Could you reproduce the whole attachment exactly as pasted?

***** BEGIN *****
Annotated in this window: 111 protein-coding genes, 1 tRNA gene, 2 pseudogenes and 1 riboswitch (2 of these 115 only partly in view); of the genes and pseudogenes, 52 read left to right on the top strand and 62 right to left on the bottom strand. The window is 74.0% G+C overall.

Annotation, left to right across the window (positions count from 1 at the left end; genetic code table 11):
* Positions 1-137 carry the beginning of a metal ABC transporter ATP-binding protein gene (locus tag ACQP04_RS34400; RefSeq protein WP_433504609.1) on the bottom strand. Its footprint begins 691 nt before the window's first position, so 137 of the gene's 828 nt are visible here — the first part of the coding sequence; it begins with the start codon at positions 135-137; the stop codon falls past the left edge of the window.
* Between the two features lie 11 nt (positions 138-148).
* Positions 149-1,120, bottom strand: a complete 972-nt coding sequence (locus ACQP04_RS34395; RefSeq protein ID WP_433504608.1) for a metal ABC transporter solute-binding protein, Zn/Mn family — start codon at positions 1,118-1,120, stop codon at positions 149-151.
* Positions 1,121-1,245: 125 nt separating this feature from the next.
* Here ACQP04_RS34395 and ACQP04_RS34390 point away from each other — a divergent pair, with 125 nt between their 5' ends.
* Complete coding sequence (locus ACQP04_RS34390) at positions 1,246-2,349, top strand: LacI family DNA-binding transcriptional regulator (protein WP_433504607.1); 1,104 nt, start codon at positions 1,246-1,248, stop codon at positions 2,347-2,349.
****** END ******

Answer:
Annotated in this window: 111 protein-coding genes, 1 tRNA gene, 2 pseudogenes and 1 riboswitch (2 of these 115 only partly in view); of the genes and pseudogenes, 52 read left to right on the top strand and 62 right to left on the bottom strand. The window is 74.0% G+C overall.

Annotation, left to right across the window (positions count from 1 at the left end; genetic code table 11):
* Positions 1-137 carry the beginning of a metal ABC transporter ATP-binding protein gene (locus tag ACQP04_RS34400; RefSeq protein WP_433504609.1) on the bottom strand. Its footprint begins 691 nt before the window's first position, so 137 of the gene's 828 nt are visible here — the first part of the coding sequence; it begins with the start codon at positions 135-137; the stop codon falls past the left edge of the window.
* Between the two features lie 11 nt (positions 138-148).
* Positions 149-1,120, bottom strand: a complete 972-nt coding sequence (locus ACQP04_RS34395; RefSeq protein ID WP_433504608.1) for a metal ABC transporter solute-binding protein, Zn/Mn family — start codon at positions 1,118-1,120, stop codon at positions 149-151.
* Positions 1,121-1,245: 125 nt separating this feature from the next.
* Here ACQP04_RS34395 and ACQP04_RS34390 point away from each other — a divergent pair, with 125 nt between their 5' ends.
* Complete coding sequence (locus ACQP04_RS34390) at positions 1,246-2,349, top strand: LacI family DNA-binding transcriptional regulator (protein WP_433504607.1); 1,104 nt, start codon at positions 1,246-1,248, stop codon at positions 2,347-2,349.